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The Negotiation Line Drawing Technique   

When I first started my business life and found myself in negotiations with hard-nosed, unscrupulous people, I felt at a disadvantage in a number of ways. They weren’t at all interested in win:win, and the issue that I found the most difficult to cope with was the addition of additional negotiating points after I’d made a concession.

What happened was that I thought I had all the deal points and a good sense of their position, and then I made some kind of concession. What I then found in was that they suddenly had a new demand that had never been mentioned before, and it immediately put me on the defensive.

What I learned, with the help of a negotiation coach, was that the best way to deal with this was  never to make a concession until I was absolutely certain I had all the deal points. This isn’t immediately easy to figure out, and what you have to do is to write a list of all the open points and then to ask several times if there if there are any other points at issue.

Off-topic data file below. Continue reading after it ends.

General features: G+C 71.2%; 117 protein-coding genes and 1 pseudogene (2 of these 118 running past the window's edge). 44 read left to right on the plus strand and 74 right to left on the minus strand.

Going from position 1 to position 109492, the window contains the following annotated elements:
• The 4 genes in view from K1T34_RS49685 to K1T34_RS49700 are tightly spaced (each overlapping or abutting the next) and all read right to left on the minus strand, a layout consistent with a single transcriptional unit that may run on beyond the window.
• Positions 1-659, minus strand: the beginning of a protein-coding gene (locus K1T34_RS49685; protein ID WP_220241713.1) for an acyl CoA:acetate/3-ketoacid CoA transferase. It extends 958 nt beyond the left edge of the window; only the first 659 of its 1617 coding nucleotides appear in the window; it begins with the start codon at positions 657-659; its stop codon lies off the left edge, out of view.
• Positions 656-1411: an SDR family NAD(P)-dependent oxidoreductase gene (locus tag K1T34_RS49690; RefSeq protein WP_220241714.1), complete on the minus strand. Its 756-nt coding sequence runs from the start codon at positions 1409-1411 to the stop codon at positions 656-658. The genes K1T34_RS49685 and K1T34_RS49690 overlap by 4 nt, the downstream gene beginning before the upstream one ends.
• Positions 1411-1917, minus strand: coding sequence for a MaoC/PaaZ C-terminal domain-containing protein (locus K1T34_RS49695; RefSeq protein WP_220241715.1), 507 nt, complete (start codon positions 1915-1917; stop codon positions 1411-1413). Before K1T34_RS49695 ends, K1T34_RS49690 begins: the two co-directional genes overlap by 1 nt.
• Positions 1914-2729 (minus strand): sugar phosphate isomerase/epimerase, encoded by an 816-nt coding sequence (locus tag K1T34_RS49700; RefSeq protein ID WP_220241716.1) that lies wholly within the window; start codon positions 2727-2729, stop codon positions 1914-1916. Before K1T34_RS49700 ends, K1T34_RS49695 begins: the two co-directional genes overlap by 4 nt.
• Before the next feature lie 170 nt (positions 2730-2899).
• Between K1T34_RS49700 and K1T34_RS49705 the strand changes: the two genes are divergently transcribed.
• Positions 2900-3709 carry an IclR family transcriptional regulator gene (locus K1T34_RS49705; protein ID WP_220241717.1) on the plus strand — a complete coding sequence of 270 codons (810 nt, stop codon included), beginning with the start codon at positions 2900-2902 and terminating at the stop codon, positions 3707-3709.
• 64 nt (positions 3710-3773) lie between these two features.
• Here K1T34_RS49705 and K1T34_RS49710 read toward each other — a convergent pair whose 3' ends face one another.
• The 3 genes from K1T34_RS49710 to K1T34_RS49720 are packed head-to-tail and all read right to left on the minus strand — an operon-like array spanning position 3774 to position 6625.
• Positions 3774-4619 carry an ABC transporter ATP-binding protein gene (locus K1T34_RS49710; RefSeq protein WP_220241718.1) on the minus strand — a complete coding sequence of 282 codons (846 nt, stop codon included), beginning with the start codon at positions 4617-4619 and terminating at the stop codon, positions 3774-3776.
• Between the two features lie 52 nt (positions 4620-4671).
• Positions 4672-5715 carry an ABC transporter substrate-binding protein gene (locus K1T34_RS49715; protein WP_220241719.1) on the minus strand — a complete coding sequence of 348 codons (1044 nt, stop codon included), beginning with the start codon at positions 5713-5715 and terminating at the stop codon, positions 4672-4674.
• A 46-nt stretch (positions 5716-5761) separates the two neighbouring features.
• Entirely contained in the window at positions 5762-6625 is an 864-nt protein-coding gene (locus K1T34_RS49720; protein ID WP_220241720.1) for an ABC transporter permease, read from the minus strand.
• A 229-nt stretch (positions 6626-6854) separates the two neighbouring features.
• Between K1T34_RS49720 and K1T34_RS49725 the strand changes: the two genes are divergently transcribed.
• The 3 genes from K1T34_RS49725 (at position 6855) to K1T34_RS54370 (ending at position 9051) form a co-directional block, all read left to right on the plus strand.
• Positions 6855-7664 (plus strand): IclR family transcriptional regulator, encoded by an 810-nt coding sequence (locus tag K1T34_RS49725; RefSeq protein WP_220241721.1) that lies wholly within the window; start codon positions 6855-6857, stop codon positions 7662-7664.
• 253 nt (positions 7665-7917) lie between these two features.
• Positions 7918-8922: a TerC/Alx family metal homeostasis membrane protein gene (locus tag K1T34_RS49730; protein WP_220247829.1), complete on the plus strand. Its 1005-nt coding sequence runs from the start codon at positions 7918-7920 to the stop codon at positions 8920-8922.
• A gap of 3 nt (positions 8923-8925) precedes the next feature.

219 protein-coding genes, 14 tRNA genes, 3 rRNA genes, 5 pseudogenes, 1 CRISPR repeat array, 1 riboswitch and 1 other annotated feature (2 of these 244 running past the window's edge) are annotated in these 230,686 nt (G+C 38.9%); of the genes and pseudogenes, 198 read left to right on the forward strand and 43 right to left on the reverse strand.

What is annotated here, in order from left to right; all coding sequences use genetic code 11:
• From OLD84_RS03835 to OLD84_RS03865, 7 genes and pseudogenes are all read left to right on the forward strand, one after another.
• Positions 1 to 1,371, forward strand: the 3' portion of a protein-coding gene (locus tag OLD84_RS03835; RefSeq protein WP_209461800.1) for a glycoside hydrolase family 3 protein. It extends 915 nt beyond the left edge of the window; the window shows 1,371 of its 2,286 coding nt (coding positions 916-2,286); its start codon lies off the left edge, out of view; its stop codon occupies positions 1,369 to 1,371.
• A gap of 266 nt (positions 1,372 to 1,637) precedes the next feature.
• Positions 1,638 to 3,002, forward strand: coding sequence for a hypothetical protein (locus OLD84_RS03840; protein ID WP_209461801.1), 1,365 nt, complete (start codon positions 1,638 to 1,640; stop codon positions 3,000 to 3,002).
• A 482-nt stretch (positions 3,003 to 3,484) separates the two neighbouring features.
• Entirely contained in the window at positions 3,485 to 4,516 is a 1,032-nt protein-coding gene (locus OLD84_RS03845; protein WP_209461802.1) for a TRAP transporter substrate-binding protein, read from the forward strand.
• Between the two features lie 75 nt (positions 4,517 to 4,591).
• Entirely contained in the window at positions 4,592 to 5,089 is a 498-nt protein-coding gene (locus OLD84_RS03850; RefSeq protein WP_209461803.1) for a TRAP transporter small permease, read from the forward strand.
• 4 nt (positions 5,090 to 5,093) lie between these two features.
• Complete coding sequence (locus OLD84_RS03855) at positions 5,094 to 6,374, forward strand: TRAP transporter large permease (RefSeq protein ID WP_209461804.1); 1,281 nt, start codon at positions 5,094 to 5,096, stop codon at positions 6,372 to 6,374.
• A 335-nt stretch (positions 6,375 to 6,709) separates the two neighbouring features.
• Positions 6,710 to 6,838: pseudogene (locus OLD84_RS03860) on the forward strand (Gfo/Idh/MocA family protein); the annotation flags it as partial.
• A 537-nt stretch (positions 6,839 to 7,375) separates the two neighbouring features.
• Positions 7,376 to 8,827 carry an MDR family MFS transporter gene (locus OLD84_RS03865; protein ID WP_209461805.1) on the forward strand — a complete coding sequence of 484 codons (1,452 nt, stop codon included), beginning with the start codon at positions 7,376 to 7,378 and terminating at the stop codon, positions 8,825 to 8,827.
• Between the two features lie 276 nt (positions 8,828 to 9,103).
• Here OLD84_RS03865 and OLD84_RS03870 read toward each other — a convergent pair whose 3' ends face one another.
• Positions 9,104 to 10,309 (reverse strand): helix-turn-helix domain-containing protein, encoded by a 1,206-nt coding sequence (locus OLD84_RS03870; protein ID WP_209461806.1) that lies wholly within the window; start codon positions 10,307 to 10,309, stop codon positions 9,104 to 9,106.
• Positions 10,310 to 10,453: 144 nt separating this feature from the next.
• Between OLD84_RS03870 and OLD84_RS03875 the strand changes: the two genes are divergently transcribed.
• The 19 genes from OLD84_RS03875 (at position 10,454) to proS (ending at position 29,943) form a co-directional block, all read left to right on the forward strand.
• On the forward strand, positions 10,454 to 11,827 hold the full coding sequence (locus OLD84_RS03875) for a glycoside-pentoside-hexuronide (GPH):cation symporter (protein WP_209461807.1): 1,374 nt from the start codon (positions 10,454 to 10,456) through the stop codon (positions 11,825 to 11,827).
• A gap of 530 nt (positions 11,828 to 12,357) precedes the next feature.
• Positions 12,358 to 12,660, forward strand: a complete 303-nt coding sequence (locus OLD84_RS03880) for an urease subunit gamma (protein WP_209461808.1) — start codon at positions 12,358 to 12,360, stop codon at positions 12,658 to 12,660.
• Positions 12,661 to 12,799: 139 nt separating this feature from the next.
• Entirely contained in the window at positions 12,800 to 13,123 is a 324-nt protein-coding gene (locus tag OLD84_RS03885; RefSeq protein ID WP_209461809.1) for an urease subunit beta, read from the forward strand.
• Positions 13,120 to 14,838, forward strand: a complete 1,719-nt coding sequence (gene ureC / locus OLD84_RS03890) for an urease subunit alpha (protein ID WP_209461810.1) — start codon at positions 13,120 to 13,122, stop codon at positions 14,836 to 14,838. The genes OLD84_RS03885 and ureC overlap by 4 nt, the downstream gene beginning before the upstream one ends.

When the other side confirms that there are no more, you say something like “so we’re agreed that these are all the elements of the deal?” When they agree, you reinforce the point with “there’s nothing else to be added?”. When you get confirmation of these points, the technique is to draw a line underneath what you’ve written to underscore the point that there are no more things that can be added.

This technique is certainly well over the years, and while it is a bit of a chore to have to write down all the deal points, it is a good discipline and drawing the line has proved to be an extremely effective way of forestalling the other side adding new deal points.